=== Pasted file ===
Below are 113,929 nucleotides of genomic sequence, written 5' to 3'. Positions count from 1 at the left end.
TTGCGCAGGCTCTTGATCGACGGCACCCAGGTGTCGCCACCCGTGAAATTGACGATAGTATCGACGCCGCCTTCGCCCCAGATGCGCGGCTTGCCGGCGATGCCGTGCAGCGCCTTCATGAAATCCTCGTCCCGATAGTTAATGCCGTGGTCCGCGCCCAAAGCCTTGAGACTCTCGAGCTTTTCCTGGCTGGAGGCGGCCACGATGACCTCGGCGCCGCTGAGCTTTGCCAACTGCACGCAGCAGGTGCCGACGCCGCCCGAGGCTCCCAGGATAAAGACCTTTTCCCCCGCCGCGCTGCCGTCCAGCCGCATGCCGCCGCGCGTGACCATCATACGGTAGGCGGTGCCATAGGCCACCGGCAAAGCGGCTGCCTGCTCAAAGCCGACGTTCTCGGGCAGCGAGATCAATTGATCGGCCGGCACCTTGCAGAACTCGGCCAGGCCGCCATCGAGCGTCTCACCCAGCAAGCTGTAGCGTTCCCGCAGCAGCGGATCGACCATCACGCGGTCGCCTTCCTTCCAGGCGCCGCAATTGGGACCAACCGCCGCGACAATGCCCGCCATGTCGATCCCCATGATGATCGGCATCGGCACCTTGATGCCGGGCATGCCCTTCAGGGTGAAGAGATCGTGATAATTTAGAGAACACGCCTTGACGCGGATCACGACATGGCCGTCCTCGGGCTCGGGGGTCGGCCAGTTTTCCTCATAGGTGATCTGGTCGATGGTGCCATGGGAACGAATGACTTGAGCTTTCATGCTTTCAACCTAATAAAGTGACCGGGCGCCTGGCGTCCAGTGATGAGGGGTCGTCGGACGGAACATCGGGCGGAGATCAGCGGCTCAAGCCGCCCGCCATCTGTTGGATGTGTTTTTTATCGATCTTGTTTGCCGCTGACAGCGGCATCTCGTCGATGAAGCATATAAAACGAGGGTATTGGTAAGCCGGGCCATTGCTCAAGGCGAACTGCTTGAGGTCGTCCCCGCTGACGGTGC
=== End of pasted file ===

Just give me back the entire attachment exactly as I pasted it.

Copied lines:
Below are 113,929 nucleotides of genomic sequence, written 5' to 3'. Positions count from 1 at the left end.
TTGCGCAGGCTCTTGATCGACGGCACCCAGGTGTCGCCACCCGTGAAATTGACGATAGTATCGACGCCGCCTTCGCCCCAGATGCGCGGCTTGCCGGCGATGCCGTGCAGCGCCTTCATGAAATCCTCGTCCCGATAGTTAATGCCGTGGTCCGCGCCCAAAGCCTTGAGACTCTCGAGCTTTTCCTGGCTGGAGGCGGCCACGATGACCTCGGCGCCGCTGAGCTTTGCCAACTGCACGCAGCAGGTGCCGACGCCGCCCGAGGCTCCCAGGATAAAGACCTTTTCCCCCGCCGCGCTGCCGTCCAGCCGCATGCCGCCGCGCGTGACCATCATACGGTAGGCGGTGCCATAGGCCACCGGCAAAGCGGCTGCCTGCTCAAAGCCGACGTTCTCGGGCAGCGAGATCAATTGATCGGCCGGCACCTTGCAGAACTCGGCCAGGCCGCCATCGAGCGTCTCACCCAGCAAGCTGTAGCGTTCCCGCAGCAGCGGATCGACCATCACGCGGTCGCCTTCCTTCCAGGCGCCGCAATTGGGACCAACCGCCGCGACAATGCCCGCCATGTCGATCCCCATGATGATCGGCATCGGCACCTTGATGCCGGGCATGCCCTTCAGGGTGAAGAGATCGTGATAATTTAGAGAACACGCCTTGACGCGGATCACGACATGGCCGTCCTCGGGCTCGGGGGTCGGCCAGTTTTCCTCATAGGTGATCTGGTCGATGGTGCCATGGGAACGAATGACTTGAGCTTTCATGCTTTCAACCTAATAAAGTGACCGGGCGCCTGGCGTCCAGTGATGAGGGGTCGTCGGACGGAACATCGGGCGGAGATCAGCGGCTCAAGCCGCCCGCCATCTGTTGGATGTGTTTTTTATCGATCTTGTTTGCCGCTGACAGCGGCATCTCGTCGATGAAGCATATAAAACGAGGGTATTGGTAAGCCGGGCCATTGCTCAAGGCGAACTGCTTGAGGTCGTCCCCGCTGACGGTGC